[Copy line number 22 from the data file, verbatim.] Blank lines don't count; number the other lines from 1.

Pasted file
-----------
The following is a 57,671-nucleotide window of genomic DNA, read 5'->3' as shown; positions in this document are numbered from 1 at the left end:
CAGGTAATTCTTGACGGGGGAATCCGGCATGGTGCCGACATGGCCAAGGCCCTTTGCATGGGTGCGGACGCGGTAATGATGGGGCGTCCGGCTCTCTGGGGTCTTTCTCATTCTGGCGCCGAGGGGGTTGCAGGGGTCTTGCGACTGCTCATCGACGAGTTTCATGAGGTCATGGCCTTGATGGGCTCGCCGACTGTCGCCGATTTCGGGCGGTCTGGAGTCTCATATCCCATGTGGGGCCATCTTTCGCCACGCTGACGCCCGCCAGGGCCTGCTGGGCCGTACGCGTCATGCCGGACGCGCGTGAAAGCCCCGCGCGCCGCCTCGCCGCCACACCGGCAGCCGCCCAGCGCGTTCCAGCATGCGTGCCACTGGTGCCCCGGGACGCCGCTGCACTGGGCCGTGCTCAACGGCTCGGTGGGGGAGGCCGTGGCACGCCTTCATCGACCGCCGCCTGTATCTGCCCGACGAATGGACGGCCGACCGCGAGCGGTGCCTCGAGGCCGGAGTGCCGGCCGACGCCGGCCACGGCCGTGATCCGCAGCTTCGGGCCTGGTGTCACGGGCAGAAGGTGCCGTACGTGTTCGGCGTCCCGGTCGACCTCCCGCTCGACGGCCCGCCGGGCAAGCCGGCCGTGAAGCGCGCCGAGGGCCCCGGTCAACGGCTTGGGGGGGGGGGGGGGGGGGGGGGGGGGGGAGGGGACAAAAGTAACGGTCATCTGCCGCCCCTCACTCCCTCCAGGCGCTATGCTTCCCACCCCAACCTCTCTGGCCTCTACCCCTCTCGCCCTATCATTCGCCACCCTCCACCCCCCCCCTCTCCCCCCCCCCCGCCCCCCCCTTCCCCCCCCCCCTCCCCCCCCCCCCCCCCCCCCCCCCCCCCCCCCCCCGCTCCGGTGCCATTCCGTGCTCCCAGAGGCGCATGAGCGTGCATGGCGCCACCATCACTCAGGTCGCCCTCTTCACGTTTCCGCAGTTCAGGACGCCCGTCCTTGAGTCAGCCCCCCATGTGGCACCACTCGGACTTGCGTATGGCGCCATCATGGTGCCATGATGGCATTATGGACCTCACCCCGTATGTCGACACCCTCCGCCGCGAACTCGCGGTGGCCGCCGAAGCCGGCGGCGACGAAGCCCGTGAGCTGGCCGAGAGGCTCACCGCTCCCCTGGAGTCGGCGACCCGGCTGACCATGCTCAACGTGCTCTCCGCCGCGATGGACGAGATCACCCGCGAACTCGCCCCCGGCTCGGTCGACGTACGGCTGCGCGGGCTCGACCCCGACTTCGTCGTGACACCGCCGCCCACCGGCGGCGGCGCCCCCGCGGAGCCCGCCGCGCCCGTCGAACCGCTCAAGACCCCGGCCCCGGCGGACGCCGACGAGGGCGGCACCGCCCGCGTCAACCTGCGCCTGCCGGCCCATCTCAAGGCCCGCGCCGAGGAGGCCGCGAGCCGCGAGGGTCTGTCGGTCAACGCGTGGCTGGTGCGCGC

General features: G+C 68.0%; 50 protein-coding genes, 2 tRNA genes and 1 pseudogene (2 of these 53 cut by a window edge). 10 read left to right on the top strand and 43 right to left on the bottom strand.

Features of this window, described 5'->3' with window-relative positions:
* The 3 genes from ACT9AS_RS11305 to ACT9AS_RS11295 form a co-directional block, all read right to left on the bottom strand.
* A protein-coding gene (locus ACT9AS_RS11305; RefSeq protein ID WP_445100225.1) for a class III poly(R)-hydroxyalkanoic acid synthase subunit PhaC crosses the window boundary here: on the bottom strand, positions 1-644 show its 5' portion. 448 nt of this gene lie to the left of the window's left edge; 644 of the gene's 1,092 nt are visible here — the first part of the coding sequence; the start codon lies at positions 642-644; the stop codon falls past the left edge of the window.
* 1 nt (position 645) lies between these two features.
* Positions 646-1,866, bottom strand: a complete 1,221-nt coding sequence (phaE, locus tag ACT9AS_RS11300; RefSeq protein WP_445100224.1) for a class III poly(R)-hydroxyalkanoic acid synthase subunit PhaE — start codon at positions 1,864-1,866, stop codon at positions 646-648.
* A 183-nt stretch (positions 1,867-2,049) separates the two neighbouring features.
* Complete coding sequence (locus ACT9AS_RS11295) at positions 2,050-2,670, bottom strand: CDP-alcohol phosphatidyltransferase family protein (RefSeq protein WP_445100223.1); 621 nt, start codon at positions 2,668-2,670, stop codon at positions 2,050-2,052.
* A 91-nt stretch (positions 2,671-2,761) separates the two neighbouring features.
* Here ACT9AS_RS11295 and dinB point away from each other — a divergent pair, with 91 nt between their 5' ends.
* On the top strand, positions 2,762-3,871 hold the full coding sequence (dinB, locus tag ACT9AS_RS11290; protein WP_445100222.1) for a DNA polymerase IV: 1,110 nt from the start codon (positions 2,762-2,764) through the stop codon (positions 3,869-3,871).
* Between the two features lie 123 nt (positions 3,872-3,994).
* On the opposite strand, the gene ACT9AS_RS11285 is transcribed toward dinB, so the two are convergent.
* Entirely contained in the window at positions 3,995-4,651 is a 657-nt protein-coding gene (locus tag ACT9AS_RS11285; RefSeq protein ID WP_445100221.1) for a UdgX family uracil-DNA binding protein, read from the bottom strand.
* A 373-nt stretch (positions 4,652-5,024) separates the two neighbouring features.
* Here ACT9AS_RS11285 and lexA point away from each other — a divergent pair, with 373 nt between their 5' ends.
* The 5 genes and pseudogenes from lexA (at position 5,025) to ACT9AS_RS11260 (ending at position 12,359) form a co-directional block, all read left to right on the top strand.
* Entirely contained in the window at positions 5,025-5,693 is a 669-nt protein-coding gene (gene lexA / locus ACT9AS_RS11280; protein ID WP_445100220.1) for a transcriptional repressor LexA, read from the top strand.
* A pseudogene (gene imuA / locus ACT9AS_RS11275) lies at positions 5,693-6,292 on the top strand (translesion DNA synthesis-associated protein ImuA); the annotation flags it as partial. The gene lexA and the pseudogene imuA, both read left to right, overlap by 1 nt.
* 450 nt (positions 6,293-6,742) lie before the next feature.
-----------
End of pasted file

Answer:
* 450 nt (positions 6,293-6,742) lie before the next feature.